Passengers started flocking back to the nation’s airports this year after the recession-fueled doldrums of 2009, where they met up with a whole new set of challenges including: more airport security and more airline fees, two of the biggest players in the industry–Southwest and United Airlines–decided mergers were in their (and hopefully the passenger’s) best interests, and one now-famous flight attendant added new meaning to the term “bail out.”
Here’s the top five air travel news stories of 2010:
1. The TSA’s Enhanced Airport Security
We saw a lot more body scanners in U.S. airports this year, and increasing fears about these airport security devices. The big issues: modesty and safety. And there was a lot of anger, too – surely you remember the fellow who yelled, “Don’t touch my junk!”
I admit it – I am a little troubled by some of the potential health concerns that have been raised. However, given my choice of going through the body scan or undergoing the alternative “enhanced” pat down, I’ll choose the body scan every time.
Watch this intimate experience with the pat down in the video below:
2. New and Increased Airline Fees
Fees didn’t start in 2010 by any means, but oh, how the money rolled in. There were some new fees for extras like front-of-the-plane seats in coach on American (starting at $19) and Continental’s Fare Lock (which allows travelers to book and change tickets for a few days without paying the high change fee), and there were scattered increases for other fees.
For some U.S. airlines, the fees were a true bonanza:
- In the first 3 quarters of 2010, airlines took in $4.3 billion in bag and change fees
- Delta led the pack, taking in more than $1.26 billion in bag and change fees
Note: It’s important to remember these fees are optional; if you can live without certain amenities, you don’t have to pay. See the FareCompare Domestic Airline Fee Chart for specific airline fee costs.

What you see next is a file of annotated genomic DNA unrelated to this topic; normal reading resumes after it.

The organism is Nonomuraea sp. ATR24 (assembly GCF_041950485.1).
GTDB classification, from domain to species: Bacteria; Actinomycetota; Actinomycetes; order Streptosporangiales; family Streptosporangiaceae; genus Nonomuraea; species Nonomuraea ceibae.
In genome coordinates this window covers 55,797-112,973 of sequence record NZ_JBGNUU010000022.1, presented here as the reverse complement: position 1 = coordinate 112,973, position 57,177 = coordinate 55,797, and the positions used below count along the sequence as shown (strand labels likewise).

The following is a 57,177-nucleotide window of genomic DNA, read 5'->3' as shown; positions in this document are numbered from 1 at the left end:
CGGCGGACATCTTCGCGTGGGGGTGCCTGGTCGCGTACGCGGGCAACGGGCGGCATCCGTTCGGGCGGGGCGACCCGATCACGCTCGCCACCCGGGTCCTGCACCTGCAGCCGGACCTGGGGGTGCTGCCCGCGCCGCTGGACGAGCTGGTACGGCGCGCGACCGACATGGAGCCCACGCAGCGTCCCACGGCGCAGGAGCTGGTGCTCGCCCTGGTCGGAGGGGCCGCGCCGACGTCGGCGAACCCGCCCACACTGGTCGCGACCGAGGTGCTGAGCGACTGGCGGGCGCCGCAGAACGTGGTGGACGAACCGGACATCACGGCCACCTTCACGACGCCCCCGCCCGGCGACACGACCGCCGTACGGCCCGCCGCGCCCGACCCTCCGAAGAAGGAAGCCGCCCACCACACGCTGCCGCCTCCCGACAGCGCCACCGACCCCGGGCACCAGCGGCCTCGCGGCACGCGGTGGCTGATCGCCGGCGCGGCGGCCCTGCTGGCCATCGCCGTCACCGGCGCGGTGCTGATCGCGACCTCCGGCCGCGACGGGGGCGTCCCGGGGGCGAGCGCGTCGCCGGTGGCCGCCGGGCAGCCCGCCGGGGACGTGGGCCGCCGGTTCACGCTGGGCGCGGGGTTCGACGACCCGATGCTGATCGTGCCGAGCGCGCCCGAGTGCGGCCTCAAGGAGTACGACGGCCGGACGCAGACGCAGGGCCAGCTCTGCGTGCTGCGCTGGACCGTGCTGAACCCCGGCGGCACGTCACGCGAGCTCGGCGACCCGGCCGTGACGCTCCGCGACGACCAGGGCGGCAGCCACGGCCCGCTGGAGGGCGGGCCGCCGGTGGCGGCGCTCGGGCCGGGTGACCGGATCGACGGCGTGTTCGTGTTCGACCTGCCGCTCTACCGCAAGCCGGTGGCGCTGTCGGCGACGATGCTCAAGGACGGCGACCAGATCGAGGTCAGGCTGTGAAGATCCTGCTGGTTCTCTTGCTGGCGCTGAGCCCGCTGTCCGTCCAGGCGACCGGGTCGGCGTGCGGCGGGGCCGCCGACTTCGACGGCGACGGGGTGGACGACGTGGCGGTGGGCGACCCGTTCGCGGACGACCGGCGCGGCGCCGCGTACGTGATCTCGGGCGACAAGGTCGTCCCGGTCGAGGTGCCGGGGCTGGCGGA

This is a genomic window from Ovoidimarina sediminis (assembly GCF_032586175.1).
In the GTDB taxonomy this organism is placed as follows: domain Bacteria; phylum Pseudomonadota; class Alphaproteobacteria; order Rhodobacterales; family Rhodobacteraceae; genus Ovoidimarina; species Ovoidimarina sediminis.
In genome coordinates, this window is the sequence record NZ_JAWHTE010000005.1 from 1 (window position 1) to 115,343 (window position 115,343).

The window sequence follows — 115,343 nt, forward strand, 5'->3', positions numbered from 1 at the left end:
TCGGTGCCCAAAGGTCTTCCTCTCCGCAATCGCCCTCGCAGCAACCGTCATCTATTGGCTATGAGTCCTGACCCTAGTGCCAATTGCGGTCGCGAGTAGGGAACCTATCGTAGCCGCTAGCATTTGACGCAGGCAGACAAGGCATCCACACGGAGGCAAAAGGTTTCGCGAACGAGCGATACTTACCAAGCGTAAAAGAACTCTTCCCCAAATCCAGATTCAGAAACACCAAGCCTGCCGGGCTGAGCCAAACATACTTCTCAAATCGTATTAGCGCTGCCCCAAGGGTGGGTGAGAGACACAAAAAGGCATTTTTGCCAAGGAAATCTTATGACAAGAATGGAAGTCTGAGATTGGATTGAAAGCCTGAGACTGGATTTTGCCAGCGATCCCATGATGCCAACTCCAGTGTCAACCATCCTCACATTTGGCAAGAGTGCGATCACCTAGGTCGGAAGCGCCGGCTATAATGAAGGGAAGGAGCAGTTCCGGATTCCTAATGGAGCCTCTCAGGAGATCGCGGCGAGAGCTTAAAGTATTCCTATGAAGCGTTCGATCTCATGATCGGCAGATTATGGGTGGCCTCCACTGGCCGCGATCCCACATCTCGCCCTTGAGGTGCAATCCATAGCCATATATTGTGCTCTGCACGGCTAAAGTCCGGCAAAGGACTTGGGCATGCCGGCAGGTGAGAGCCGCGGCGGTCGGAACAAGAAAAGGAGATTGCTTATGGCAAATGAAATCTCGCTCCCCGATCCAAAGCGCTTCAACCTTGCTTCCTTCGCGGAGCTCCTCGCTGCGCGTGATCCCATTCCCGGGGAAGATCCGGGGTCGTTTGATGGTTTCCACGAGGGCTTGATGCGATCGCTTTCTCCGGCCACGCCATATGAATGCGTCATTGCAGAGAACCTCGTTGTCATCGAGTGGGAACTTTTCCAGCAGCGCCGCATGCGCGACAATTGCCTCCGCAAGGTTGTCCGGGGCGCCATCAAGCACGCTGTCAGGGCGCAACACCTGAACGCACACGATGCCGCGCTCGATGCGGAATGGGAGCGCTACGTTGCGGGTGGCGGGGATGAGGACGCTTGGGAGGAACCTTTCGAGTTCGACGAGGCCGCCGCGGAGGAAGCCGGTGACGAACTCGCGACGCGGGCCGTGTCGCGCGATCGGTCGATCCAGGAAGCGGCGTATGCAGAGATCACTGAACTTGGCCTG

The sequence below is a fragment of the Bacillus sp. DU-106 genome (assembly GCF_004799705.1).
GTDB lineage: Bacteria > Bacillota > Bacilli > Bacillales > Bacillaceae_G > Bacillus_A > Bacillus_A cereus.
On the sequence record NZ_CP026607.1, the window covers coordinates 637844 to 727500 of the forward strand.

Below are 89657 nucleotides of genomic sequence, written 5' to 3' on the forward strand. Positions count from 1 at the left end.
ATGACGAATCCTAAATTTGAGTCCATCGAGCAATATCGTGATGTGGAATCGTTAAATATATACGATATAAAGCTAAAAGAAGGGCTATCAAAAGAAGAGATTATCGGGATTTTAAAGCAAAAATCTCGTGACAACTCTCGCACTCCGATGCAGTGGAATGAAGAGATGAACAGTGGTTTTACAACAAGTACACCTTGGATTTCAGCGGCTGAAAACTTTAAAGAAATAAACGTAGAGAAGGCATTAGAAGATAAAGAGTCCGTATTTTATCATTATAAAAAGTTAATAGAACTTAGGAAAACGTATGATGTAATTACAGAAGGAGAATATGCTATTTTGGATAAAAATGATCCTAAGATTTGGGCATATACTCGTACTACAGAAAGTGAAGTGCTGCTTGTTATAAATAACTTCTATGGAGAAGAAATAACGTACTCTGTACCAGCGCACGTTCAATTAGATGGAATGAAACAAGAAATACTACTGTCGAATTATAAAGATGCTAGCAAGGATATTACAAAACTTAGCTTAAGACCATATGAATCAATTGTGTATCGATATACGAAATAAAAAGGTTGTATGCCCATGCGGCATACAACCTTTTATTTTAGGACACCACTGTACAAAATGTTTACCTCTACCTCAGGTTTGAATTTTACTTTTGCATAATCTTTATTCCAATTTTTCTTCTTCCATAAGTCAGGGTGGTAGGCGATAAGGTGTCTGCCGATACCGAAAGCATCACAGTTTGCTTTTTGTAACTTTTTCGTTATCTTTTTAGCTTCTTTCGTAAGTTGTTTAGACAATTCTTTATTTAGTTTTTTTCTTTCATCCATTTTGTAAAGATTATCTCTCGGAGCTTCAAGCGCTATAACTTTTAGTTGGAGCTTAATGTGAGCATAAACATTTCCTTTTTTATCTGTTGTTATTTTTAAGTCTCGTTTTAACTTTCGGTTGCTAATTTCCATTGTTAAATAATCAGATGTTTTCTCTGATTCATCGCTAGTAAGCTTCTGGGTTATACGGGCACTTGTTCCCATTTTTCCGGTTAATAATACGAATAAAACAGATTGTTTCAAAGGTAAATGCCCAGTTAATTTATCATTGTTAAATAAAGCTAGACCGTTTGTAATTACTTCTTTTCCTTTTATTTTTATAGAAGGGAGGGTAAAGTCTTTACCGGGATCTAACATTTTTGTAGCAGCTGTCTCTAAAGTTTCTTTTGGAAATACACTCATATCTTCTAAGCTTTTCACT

3. JetBlue Flight Attendant’s Famous Exit
Somehow, JetBlue flight attendant Steven Slater’s story touched a chord in a lot of people; the flight attendant’s angry exit from his plane via the emergency chute, beers in hand, became the viral sensation of he summer. He lived out a lot of people’s fantasies, I suppose, by metaphorically telling his employer to “stuff it”.
But it really wasn’t much of a happy ending: the flight attendant and JetBlue parted company and Slater appeared in court and was put on probation. On the bright side, he’s writing a book so perhaps we have an “inside the airlines” expose to look forward to.
4. Southwest Acquires AirTran
Another big story was the news that Southwest will soon get bigger; the popular discount carrier is acquiring AirTran, and the two competitors will soon fly under the Southwest name. For Southwest and passengers who admire its policies and airfares, the acquisition brings its share of
- Southwest breaks into the Atlanta market and enlarges its footprint in New York City
- Passengers have been assured the new Southwest will continue its “bag fly free” policy
One thing travelers should be aware of: Southwest’s acquisition of AirTran also means the disappearance of yet another low fare airline, and less competition can lead to higher ticket prices.
5. United’s Merger with Continental
The deal was sealed in September as the shareholders for both United and Continental approved the merger; the United name and its Chicago headquarters will prevail, though Continental’s globe logo will decorate the merged airline’s planes.
The new United will be larger than Europe’s biggest carrier, Air France-KLM, and overtakes Delta as the largest U.S. carrier, a spot Delta held briefly after its own union with Northwest. If you think that the merger means an increase in airline ticket prices, then read my previous discussion about the merger’s perceived impact on airfares. Merger mania is likely not over yet; the only question that remains is, which carriers will join forces in 2011?
How have the major air travel news events of the year affected your own itineraries? Please share below.